Kurdistan Regional Government is first government in Middle East to adopt Google Apps
Posted by Hiwa Afandi, Head of the Department of Information Technology, Kurdistan Regional Government
Editor's note: Today, we hear from Hiwa Afandi, Head of the Department of Information Technology for the Kurdistan Regional Government, the official ruling body of Iraqi Kurdistan in Northern Iraq. See what other organizations that have gone Google have to say.
Why did the Kurdistan Regional Government decide to move to Google Apps?
We want to improve our operational efficiency and modernize our technology. We also want to help our 300,000 employees across the Kurdistan Regional Government’s ministries and departments to collaborate and communicate more easily. Like many emerging markets in the Middle East, lack of proper infrastructure and Internet service providers in our region make it very difficult to achieve true “interconnectedness.” That’s why we see Google Apps for Business, and cloud computing in general, as the kind of innovative technology that can help us to achieve our objectives.
What factors did you consider before making the move to Google?
Pricing was definitely a consideration. We are working on several large IT projects that are resource-intensive, including a state-of-the-art data center and government cloud. We like that Google is very price-competitive. But many other benefits – such as ease of use and management, speed, and reliability – were important factors in our decision, as well. We also have full trust in Google’s data security and privacy safeguards.
How many people in the Kurdistan Regional Government are using Google Apps?
About 3,000 employees are currently using Google Apps, including my IT team of 180. Several of the early adopters will be taking the lead in a “train the trainee” program in 2014. One person in each ministry or department will become the Google administrator for that unit and will train other users on how to use Google Apps.
Is there a Google partner assisting with your move to Google Apps?
Our Google partner is BRAMS, based in Dubai. They are helping us to transition both quickly and smoothly to Google Apps from our legacy systems, such as Microsoft Exchange.
How do you see employees using Google Apps after the rollout?
Steve Jobs once said that people don’t know what they want until you show it to them. In a developing country like ours, people sometimes need time to accept and adjust to innovation. I think that once our employees see how easily they can communicate and collaborate with each other – and all from a single platform – they will want to use Google Apps more and more. They will be able to work more efficiently.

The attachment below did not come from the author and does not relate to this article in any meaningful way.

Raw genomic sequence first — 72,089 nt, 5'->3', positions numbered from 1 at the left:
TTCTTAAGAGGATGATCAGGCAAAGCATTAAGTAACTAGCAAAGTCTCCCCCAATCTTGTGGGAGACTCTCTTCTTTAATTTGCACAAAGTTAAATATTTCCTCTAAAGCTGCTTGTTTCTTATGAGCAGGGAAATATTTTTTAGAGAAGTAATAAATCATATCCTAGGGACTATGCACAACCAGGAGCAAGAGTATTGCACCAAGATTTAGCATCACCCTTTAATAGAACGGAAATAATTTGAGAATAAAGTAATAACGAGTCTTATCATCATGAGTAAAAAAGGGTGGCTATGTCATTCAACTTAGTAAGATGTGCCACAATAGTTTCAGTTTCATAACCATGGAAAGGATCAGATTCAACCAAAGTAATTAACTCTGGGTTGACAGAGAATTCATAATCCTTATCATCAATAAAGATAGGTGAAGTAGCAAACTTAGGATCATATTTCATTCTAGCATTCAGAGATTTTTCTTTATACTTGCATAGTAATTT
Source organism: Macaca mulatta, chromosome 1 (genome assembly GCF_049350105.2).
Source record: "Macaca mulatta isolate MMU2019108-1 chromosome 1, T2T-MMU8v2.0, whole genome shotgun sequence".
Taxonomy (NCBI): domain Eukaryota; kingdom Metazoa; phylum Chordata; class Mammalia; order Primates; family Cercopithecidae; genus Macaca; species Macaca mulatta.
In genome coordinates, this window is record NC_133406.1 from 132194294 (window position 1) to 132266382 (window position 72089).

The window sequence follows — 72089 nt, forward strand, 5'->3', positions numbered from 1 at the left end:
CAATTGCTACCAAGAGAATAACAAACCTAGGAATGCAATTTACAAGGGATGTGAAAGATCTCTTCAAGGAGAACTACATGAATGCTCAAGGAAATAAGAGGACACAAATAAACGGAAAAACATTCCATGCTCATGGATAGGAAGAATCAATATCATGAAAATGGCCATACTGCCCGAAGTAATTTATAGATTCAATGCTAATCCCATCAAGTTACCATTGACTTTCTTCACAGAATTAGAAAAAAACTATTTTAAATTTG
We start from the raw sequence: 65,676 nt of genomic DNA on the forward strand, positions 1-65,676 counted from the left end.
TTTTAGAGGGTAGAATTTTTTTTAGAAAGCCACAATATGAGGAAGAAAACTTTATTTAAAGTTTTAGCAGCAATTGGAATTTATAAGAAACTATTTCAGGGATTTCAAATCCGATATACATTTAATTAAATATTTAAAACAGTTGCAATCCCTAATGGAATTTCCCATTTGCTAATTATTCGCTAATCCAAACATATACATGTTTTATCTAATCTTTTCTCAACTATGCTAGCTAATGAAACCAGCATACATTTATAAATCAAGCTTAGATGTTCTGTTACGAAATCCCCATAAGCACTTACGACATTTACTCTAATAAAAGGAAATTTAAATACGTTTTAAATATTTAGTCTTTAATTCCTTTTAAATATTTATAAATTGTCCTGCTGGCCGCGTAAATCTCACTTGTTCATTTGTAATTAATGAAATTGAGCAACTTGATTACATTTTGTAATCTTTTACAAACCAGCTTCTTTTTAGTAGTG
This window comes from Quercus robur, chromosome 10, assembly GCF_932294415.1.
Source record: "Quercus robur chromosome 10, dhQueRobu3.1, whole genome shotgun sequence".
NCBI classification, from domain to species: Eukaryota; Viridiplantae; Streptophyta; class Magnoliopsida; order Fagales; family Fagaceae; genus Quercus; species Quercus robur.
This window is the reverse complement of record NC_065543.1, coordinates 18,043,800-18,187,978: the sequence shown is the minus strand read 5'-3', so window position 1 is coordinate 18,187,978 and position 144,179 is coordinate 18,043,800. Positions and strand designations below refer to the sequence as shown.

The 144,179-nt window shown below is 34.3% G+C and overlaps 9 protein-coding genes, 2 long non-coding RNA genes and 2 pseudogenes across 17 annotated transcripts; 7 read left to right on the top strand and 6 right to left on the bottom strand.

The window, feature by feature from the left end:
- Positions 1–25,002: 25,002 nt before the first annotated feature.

What about your IT team? Will the move to Google Apps help make them more productive?
The move to Google Apps has already made our team more productive. I introduced Google Apps to my team as soon as I joined the IT department. It didn’t take long for them to embrace tools like Google Calendar, Google Chat and Google Docs for everyday work. On a broader scale, by moving the entire Kurdistan Regional Government to Google Apps for Business, my IT team doesn’t have to worry about the technicalities of hosting and configuring a complex data center for email and collaboration solutions. That prevents a huge headache. I only have about five people devoted to Google tasks for the entire government. The rest of my team is free to focus on other responsibilities.
I want to emphasize how important that is, especially as the Kurdistan Regional Government pursues a number of other important IT initiatives. In the Middle East, skilled IT resources are difficult to find and retain, and are often expensive to hire. So, we must use our IT resources wisely. Again, that’s why Google Apps and other cloud solutions are so beneficial to us. We don’t have to worry about heavy data storage or processing infrastructure. There is no need to install hardware, implement software or perform complex integrations. We can just focus on our business and on innovation. That is a huge enabling factor for our government.